"Science for the People is a syndicated radio show and podcast that broadcasts weekly across North America. We are a long-format interview show that explores the connections between science, popular culture, history, and public policy, to help listeners understand the evidence and arguments behind what's in the news and on the shelves. Every week, our hosts sit down with science researchers, writers, authors, journalists, and experts to discuss science from the past, the science that affects our lives today, and how science might change our future."

I've been listening for a couple of months and really enjoy this podcast!  Check it out if you are a science enthusiast or help the science enthusiast in your family become aware of this podcast.  

Friday, October 13, 2017

This Blog's History: The End of Cassini

The Cassini mission (to Saturn) ended on Friday, September 15, 2017, when Cassini was directed to plummet into Saturn's atmosphere.  A wonderful mission that provided a great deal of information to astronomers on Saturn, Saturn's moons, and their role in our Solar System.  In case you missed my original post on this, I bring it back to you for This Friday in This Blog's History.  Check out the link below for the original post from last month.

The End of Cassini

Thursday, October 12, 2017

The Magic of Reality by Richard Dawkins

I recently finished reading The Magic of Reality: How We Know What's Really True by Richard Dawkins.  In this book Dawkins address several science topics and goes into detail in how our ancestors several generations ago explained these phenomena and compares them to how we explain them today with a much greater level of scientific evidence.  A few topics discussed are Earth's tectonic plates, evolution, the age of the Universe, tsunamis, etc.

Book cover of The Magic of Reality by Richard Dawkins.

Although I already understood much of the science Dawkins discusses, I still found it to be a wonderfully written book that does a fantastic job explaining complex scientific concepts to a general audience.  I particularly enjoyed Dawkins' use of various religions to explain how our ancestors explained these scientific concepts.  What we know to be true today was not obvious several centuries ago.  Although it's easy to say today the Earth is round, picture yourself as someone living hundreds of years ago without the use of today's technology.  Determining the Earth is round is a much more difficult task!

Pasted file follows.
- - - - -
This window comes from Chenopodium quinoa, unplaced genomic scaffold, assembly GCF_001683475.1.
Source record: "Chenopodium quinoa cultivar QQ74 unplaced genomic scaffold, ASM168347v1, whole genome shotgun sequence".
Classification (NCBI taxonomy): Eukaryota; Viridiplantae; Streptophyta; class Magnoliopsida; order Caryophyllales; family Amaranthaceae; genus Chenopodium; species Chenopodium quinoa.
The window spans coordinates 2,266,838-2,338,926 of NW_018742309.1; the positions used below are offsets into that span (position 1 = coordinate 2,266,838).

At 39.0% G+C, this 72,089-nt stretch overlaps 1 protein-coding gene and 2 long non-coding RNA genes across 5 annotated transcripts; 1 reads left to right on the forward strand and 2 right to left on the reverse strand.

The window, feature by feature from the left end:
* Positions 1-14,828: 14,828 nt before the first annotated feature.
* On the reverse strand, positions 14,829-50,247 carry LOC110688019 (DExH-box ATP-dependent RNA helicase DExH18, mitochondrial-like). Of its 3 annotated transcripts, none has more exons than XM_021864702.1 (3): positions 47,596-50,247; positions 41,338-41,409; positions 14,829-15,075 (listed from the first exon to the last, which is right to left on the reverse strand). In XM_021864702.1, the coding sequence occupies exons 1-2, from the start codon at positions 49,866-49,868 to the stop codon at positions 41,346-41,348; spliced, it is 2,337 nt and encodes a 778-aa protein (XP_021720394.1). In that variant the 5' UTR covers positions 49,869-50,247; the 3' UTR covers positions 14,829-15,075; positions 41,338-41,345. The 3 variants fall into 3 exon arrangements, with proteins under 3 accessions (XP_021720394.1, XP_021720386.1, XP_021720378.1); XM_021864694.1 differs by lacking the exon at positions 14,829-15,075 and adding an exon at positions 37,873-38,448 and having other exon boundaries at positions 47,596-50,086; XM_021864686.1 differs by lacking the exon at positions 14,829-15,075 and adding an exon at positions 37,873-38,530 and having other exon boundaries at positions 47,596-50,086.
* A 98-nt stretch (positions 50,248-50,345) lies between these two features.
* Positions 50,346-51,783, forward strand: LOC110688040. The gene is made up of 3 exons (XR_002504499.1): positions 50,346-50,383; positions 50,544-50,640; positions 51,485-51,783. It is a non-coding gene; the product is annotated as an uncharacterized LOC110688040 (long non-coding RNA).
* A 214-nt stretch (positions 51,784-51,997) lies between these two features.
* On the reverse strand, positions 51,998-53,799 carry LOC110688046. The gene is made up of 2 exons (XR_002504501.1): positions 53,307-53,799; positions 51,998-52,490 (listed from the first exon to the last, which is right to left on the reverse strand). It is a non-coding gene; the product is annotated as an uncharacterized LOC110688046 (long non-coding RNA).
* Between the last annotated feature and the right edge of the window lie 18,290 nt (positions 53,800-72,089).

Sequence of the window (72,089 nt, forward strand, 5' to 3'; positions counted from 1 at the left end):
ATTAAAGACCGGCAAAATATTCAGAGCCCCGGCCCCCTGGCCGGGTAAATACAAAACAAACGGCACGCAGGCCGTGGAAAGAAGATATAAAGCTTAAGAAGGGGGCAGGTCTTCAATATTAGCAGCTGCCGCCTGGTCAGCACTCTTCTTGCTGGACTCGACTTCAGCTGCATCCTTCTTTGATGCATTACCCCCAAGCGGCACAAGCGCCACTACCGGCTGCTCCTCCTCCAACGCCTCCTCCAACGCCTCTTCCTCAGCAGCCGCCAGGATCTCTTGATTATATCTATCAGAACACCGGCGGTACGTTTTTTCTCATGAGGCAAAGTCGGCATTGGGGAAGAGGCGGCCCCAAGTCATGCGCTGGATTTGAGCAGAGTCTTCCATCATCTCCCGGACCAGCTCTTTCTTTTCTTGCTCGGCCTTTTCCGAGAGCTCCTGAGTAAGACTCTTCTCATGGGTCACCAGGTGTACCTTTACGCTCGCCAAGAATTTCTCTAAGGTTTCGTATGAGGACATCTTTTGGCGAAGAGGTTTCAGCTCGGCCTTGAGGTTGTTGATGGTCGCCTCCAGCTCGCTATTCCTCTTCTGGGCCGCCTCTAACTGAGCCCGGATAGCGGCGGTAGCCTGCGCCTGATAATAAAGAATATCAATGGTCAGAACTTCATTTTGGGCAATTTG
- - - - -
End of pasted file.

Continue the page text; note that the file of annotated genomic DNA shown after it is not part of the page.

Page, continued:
This is a book I can see my kids reading in a few years and walking away with a general understanding of these scientific concepts.  Dawkins has written several books that go into great detail, but this book does a wonderful job explaining science to an audience that may not already have a background science.  If you, or someone you know, is a budding science enthusiast, this is a great birthday or holiday gift option!

Wednesday, October 11, 2017

Europa Clipper Mission

NASA has produced a large number of amazing missions exploring the solar system in the past several decades, and continues to produce a large number of amazing missions.  The mission currently on the books I find the most interesting is the Europa Clipper mission.  I've shared many times that water found elsewhere in our Solar System always brings up the question of life.  Water doesn't assure the existence of life, but it greatly increases the chances.  There are several moons in the Solar System in which there is much evidence supporting the existence of liquid water underneath the surface.  One such object is Europa, one of Jupiter's Galilean moons.